Another inconsistent element is Lee's Dan-hoon. We never learn much about him outside of his being a secret agent and wanting to inflict as much pain as he can through his revenge scheme. So how are we to assume he was not a sick and twisted individual in the first place? How are we to know this is not his first time inflicting such a painful revenge? He rarely speaks, and his cold, calculating eyes never once give us a hint of any further development. It is a great performance by Lee, but it is one that feels very underdeveloped – outside of some rather obvious sequences.

But then, anyone would look underdeveloped when standing next to Choi. The man gives a performance that is the stuff of legend. He was incredible as the lead in Oldboy as the man who was wronged, and is even better as the wrongdoer here. He brings out the monster in Kyung-chul all too easily, and his riveting performance is unmissable. The transformation into this disgusting, psychopathic creature is nothing short of amazing. He chews up scenery at every turn, and is magnetic on screen. Nothing even comes close to equaling the power, intensity and dare I say authenticity he puts into this character. He is the stuff of nightmares.

I Saw the Devil is a great revenge thriller, but is far from perfect. Choi's electric performance alone should become required viewing for anyone with any interest in film.

8/10.

(An edited version of this review also appeared on http://www.geekspeakmagazine.com).

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75 out of 102 people found the following review useful:

"A real complete revenge."

10/10
Author: ElijahCSkuggs from Happy Land, who lives in a Gumdrop House on Lolly Pop Lane
27 November 2010

Are most revenge stories totally complete? Is Hammurabi's Code not good enough? An eye for an eye, a life for a life? 'I Saw the Devil' doesn't think so, and I have to agree.

With top Korean names as Ji-Woon Kim (A Bittersweet Life, Tale of Two Sisters), Byung-hun Lee (A Bittersweet Life) and the always amazing Min-Sik Choi (everything), this film had some lofty expectations, and I can easily say that whatever expectations I had, they were smashed, bashed, and slashed into smithereens and finally, thrown out the window.

Wronged by the blood-thirsty psycho Choi, Agent Byhung takes vengeance into his own hands in unrelenting fashion. And boy howdy, we got some serious, flesh-ripping and bone-shattering revenge here. Mix in great direction, cinematography, choreography, music, and, of course, dynamite acting, you've got one fantastic flick.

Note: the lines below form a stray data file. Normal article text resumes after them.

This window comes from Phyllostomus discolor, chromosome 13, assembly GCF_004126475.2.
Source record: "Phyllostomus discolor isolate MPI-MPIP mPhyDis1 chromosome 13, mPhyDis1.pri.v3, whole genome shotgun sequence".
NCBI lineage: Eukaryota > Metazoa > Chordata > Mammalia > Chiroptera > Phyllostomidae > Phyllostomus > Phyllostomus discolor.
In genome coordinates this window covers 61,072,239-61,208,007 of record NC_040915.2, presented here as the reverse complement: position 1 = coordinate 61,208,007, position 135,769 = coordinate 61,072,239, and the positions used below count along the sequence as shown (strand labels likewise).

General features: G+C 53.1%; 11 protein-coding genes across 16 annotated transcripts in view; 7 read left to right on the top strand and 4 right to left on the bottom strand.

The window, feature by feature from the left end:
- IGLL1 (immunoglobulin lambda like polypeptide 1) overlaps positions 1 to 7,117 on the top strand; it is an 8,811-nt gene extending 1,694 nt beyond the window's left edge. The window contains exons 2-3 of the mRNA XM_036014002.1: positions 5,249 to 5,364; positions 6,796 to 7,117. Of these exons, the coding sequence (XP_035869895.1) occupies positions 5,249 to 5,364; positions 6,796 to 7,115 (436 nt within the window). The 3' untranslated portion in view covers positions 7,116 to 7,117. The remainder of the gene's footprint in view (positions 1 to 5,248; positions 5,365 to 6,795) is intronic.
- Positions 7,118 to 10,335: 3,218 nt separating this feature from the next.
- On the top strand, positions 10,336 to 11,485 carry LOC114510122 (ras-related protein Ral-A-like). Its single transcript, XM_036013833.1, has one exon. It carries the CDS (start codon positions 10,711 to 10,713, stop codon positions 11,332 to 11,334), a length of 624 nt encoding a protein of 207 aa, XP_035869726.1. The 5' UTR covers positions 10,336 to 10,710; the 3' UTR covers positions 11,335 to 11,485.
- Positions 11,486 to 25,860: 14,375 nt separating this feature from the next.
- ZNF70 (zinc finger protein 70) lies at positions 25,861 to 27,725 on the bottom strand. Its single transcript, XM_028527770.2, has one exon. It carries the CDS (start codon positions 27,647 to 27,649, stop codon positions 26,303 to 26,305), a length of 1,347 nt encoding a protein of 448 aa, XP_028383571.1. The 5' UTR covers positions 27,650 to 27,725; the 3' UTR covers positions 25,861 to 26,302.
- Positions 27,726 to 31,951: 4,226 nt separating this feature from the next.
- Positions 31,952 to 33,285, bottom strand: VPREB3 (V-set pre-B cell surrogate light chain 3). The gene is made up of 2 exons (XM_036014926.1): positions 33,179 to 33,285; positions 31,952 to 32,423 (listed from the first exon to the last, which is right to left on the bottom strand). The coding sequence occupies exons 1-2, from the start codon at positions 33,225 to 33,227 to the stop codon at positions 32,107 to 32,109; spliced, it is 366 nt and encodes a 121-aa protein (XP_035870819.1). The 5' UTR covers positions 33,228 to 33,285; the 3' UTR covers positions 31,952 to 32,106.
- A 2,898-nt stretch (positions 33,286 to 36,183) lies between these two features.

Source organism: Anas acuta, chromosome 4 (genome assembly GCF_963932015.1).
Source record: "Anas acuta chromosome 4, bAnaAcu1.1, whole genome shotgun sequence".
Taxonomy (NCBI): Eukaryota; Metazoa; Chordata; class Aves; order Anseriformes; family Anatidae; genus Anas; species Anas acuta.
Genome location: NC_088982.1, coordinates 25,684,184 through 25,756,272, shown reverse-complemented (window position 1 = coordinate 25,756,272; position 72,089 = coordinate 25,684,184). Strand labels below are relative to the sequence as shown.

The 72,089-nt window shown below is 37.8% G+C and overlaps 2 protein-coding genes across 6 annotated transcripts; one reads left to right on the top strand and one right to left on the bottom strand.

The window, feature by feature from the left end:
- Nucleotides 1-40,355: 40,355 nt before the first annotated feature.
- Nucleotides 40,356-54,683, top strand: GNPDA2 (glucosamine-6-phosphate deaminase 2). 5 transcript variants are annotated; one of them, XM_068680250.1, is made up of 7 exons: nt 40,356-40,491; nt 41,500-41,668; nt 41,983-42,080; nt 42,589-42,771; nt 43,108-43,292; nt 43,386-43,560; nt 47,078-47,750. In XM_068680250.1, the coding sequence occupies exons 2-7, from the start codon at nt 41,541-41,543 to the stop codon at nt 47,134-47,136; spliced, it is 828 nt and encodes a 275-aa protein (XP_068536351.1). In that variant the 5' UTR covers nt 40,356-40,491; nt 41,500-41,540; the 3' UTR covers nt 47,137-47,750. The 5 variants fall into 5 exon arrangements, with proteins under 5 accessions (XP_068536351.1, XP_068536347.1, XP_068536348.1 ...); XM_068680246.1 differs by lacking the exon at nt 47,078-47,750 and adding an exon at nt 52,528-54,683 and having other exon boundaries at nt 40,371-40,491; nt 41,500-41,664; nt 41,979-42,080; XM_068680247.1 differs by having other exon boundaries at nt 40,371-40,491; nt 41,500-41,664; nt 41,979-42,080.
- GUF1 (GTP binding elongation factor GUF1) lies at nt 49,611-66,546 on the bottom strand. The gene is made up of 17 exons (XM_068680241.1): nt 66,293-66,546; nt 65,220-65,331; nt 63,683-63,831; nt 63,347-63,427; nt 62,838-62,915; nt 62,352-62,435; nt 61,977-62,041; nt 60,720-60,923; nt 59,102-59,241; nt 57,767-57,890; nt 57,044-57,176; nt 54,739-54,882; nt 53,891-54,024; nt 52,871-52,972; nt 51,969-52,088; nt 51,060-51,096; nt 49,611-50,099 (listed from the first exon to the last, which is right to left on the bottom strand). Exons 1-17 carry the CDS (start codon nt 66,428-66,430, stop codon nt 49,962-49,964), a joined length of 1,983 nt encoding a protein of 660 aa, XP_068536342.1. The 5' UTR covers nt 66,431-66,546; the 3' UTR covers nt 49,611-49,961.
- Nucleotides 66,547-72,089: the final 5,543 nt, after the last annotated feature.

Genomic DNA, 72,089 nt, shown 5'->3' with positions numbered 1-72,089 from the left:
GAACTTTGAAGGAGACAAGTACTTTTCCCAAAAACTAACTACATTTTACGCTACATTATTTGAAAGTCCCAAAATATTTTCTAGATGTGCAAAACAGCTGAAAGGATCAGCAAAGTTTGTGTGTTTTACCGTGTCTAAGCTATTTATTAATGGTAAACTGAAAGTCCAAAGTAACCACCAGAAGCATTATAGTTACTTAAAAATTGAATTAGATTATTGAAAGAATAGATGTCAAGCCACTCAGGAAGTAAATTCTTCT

Not long into the film, I began to wonder if Min-Sik Choi was delivering one of the all-time anti-hero performances, and for a minute or two, I was definitely thinking that this was the case. However, those anti-hero thoughts were quickly dashed away - he's straight up evil. Always the reliable actor, Min-Sik may have out-done himself; he successfully transformed into one of cinema's most memorable serial killer/villains.

Beyond wishing for a stronger emotional impact, this film is just perfect stuff in my eyes. Serial killer movies are being made brilliantly by our beloved brothers from South Korea, and I thank them from the bottom of my heart with big hugs and kisses.

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93 out of 143 people found the following review useful:

Exquisite, effective and merciless

8/10
Author: barnezboi from South Korea
18 August 2010

First and foremost, much of this movie borders on, for lack of a better word, the obscene. There are plenty of scenes that bring to mind soft-core pornography, and the violence is incredibly gory and at times, over the top. Some of the actions performed on screen will make most viewers squirm uncomfortably, while a vast majority of those that aren't will let the audience's mind drift to some very, very scary places.

In short, its a visceral thriller. The movie is essentially driven by both lead characters trying to inflict as much pain and terror in one another as possible. Unlike most serial killer/crime thrillers, both the two characters collide (in violent, brutal fashion) with one another many, many times, leaving each other bloodied and eager for the next encounter. During these scenes, the movie takes on an unexpected action tone, with plenty of engaging fights that include knives, scythes, screwdrivers and in one scene, a fire extinguisher. In between these scenes the audience is shown the full depravity of the serial killer's psychopathic nature, who pretty much succeeds on setting the bar for on screen insanity.